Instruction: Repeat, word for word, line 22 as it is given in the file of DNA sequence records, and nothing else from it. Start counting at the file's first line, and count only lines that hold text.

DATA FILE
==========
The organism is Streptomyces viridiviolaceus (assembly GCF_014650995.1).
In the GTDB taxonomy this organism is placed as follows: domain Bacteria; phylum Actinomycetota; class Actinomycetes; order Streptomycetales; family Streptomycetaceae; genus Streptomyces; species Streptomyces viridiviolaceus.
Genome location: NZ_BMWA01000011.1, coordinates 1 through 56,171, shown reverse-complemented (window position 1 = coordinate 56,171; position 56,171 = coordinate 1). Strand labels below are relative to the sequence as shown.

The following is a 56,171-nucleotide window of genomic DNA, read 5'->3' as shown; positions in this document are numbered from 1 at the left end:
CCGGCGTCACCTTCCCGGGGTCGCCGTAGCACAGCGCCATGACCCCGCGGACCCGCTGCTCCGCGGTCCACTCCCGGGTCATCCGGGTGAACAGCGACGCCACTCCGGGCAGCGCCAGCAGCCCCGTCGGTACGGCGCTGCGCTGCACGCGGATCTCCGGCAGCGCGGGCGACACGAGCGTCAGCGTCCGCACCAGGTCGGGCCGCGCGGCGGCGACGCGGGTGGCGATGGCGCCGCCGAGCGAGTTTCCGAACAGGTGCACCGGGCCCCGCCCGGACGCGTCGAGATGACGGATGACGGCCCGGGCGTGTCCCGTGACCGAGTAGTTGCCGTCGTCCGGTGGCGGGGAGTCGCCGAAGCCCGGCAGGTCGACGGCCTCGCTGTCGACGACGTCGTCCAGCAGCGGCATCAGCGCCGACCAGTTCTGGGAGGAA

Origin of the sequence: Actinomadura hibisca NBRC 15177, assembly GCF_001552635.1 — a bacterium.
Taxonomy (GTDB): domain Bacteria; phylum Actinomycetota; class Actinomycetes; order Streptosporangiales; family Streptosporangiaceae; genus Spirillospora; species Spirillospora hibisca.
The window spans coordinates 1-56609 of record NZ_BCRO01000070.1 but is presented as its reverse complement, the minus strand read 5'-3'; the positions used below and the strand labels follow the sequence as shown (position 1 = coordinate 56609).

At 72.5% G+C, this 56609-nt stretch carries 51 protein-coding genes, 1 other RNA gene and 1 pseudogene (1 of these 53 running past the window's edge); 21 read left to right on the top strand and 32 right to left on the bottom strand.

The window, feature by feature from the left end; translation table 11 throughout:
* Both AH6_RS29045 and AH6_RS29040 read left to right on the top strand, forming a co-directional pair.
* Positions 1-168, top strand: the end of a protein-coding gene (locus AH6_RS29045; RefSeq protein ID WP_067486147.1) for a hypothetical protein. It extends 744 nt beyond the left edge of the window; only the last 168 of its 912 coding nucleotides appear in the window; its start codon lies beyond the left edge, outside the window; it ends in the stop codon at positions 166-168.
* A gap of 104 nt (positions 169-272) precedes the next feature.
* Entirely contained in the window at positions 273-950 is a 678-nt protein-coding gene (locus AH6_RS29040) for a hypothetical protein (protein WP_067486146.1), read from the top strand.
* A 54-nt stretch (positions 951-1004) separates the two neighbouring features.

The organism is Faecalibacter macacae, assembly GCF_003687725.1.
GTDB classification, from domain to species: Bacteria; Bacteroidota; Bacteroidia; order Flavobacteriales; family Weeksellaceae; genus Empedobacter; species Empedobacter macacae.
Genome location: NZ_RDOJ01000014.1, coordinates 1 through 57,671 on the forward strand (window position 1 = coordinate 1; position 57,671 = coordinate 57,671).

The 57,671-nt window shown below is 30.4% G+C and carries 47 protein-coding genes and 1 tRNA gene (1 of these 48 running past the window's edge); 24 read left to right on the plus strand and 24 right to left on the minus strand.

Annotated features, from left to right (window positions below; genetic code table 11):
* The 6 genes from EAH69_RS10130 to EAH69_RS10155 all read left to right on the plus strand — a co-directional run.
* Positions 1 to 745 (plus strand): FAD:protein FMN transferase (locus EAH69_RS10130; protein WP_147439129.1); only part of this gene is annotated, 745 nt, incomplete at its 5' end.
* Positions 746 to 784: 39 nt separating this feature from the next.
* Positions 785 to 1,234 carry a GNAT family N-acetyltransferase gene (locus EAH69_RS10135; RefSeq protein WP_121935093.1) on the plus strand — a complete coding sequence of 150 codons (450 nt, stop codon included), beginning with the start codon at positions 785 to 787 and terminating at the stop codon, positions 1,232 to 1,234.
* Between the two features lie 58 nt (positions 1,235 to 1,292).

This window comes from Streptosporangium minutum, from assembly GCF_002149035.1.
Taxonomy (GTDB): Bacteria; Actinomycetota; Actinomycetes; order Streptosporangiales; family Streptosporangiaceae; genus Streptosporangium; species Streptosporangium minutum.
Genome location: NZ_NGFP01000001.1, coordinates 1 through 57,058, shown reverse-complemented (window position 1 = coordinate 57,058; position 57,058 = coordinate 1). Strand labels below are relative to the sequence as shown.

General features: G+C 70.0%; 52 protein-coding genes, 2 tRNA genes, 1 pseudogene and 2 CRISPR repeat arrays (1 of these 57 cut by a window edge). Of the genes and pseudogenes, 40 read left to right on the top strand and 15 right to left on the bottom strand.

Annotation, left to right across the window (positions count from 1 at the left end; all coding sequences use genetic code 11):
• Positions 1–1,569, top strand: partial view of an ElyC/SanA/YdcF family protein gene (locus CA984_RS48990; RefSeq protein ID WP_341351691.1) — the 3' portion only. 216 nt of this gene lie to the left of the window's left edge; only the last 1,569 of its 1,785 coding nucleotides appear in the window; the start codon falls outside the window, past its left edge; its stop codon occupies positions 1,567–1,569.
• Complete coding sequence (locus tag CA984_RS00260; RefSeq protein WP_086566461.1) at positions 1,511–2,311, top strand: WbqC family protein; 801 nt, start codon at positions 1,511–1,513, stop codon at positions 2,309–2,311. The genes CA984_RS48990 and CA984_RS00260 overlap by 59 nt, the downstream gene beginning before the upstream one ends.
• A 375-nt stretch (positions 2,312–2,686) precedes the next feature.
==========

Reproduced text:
* Positions 1 to 745 (plus strand): FAD:protein FMN transferase (locus EAH69_RS10130; protein WP_147439129.1); only part of this gene is annotated, 745 nt, incomplete at its 5' end.